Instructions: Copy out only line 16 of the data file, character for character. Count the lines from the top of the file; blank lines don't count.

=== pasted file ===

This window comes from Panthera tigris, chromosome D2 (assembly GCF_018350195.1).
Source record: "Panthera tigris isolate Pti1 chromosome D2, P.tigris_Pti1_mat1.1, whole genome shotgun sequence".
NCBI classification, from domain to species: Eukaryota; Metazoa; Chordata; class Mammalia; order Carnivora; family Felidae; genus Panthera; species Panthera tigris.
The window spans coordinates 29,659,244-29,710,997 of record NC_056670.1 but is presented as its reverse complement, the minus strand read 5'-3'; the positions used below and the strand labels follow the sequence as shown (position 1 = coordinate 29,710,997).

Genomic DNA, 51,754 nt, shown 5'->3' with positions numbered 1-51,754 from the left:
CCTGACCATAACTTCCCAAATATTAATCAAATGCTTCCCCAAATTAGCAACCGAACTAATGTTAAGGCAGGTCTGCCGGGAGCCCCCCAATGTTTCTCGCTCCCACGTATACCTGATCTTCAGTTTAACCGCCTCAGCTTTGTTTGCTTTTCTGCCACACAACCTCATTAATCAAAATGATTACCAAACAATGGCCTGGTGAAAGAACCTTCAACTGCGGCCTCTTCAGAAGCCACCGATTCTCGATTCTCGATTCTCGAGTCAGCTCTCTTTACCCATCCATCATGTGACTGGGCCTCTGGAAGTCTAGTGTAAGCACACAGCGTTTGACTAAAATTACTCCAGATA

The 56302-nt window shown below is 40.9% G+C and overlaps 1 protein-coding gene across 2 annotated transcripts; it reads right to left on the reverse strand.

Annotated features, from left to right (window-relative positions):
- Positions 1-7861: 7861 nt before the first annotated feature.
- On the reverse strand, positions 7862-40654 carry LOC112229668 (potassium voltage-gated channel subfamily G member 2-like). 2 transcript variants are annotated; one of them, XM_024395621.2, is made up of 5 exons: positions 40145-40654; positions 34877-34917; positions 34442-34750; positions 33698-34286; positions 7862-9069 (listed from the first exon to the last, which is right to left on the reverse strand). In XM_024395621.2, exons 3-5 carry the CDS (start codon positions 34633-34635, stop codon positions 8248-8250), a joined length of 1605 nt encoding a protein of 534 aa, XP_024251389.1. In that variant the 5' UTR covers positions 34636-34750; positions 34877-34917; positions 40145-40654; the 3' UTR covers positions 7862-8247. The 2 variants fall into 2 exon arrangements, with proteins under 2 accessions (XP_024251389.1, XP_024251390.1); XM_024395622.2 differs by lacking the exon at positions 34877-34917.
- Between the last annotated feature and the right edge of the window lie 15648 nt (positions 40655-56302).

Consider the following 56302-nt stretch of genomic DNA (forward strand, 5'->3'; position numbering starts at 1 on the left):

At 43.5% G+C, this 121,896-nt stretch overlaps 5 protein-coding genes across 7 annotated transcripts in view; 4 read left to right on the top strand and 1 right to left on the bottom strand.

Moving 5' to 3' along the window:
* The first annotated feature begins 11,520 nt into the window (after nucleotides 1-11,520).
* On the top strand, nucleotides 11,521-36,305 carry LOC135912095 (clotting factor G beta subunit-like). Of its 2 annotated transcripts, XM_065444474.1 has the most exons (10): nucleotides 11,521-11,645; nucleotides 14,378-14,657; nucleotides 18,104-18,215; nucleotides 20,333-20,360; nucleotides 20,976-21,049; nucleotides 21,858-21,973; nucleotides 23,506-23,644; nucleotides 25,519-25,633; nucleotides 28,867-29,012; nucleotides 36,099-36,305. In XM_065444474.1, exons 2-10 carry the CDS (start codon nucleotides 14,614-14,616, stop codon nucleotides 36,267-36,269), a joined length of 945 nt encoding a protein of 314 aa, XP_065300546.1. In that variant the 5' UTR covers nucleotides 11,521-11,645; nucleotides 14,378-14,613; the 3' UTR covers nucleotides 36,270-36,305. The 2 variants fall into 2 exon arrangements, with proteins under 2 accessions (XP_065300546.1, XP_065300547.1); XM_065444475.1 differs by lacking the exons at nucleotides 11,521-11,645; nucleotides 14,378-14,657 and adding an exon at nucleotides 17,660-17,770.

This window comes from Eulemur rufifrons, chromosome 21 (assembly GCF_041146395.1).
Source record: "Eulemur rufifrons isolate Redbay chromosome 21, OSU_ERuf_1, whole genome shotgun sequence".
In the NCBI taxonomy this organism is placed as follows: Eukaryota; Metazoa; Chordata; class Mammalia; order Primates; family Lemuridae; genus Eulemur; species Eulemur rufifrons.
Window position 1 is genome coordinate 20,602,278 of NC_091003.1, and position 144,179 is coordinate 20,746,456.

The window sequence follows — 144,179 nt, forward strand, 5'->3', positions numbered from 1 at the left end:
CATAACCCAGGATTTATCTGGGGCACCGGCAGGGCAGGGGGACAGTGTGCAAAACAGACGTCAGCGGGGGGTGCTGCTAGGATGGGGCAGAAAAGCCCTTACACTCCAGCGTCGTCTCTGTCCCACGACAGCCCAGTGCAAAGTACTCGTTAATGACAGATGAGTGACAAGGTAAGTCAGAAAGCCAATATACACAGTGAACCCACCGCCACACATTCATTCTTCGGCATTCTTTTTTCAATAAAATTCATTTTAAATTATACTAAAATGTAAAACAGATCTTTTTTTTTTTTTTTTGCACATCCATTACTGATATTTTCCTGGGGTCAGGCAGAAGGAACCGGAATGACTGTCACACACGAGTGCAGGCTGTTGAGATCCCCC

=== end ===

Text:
* On the top strand, nucleotides 11,521-36,305 carry LOC135912095 (clotting factor G beta subunit-like). Of its 2 annotated transcripts, XM_065444474.1 has the most exons (10): nucleotides 11,521-11,645; nucleotides 14,378-14,657; nucleotides 18,104-18,215; nucleotides 20,333-20,360; nucleotides 20,976-21,049; nucleotides 21,858-21,973; nucleotides 23,506-23,644; nucleotides 25,519-25,633; nucleotides 28,867-29,012; nucleotides 36,099-36,305. In XM_065444474.1, exons 2-10 carry the CDS (start codon nucleotides 14,614-14,616, stop codon nucleotides 36,267-36,269), a joined length of 945 nt encoding a protein of 314 aa, XP_065300546.1. In that variant the 5' UTR covers nucleotides 11,521-11,645; nucleotides 14,378-14,613; the 3' UTR covers nucleotides 36,270-36,305. The 2 variants fall into 2 exon arrangements, with proteins under 2 accessions (XP_065300546.1, XP_065300547.1); XM_065444475.1 differs by lacking the exons at nucleotides 11,521-11,645; nucleotides 14,378-14,657 and adding an exon at nucleotides 17,660-17,770.